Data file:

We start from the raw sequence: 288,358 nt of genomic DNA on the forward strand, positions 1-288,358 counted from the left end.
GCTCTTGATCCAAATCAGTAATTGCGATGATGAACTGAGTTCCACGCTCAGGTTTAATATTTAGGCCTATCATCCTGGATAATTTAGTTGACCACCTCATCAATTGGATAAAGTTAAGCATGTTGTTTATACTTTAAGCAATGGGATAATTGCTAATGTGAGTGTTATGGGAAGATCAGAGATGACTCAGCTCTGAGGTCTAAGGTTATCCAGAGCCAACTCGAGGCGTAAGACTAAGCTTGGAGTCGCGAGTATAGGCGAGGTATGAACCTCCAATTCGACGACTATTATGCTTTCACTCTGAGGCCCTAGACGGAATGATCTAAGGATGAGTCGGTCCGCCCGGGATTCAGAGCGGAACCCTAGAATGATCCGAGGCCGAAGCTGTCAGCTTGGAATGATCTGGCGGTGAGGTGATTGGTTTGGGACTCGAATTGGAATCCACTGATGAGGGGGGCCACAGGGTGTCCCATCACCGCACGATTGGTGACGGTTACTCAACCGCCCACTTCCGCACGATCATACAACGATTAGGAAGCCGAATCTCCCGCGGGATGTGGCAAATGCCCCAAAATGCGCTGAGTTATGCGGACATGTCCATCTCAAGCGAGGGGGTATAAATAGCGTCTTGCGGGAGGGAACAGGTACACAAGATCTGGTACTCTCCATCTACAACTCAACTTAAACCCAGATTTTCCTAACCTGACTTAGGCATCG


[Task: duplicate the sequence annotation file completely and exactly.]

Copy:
We start from the raw sequence: 288,358 nt of genomic DNA on the forward strand, positions 1-288,358 counted from the left end.
GCTCTTGATCCAAATCAGTAATTGCGATGATGAACTGAGTTCCACGCTCAGGTTTAATATTTAGGCCTATCATCCTGGATAATTTAGTTGACCACCTCATCAATTGGATAAAGTTAAGCATGTTGTTTATACTTTAAGCAATGGGATAATTGCTAATGTGAGTGTTATGGGAAGATCAGAGATGACTCAGCTCTGAGGTCTAAGGTTATCCAGAGCCAACTCGAGGCGTAAGACTAAGCTTGGAGTCGCGAGTATAGGCGAGGTATGAACCTCCAATTCGACGACTATTATGCTTTCACTCTGAGGCCCTAGACGGAATGATCTAAGGATGAGTCGGTCCGCCCGGGATTCAGAGCGGAACCCTAGAATGATCCGAGGCCGAAGCTGTCAGCTTGGAATGATCTGGCGGTGAGGTGATTGGTTTGGGACTCGAATTGGAATCCACTGATGAGGGGGGCCACAGGGTGTCCCATCACCGCACGATTGGTGACGGTTACTCAACCGCCCACTTCCGCACGATCATACAACGATTAGGAAGCCGAATCTCCCGCGGGATGTGGCAAATGCCCCAAAATGCGCTGAGTTATGCGGACATGTCCATCTCAAGCGAGGGGGTATAAATAGCGTCTTGCGGGAGGGAACAGGTACACAAGATCTGGTACTCTCCATCTACAACTCAACTTAAACCCAGATTTTCCTAACCTGACTTAGGCATCG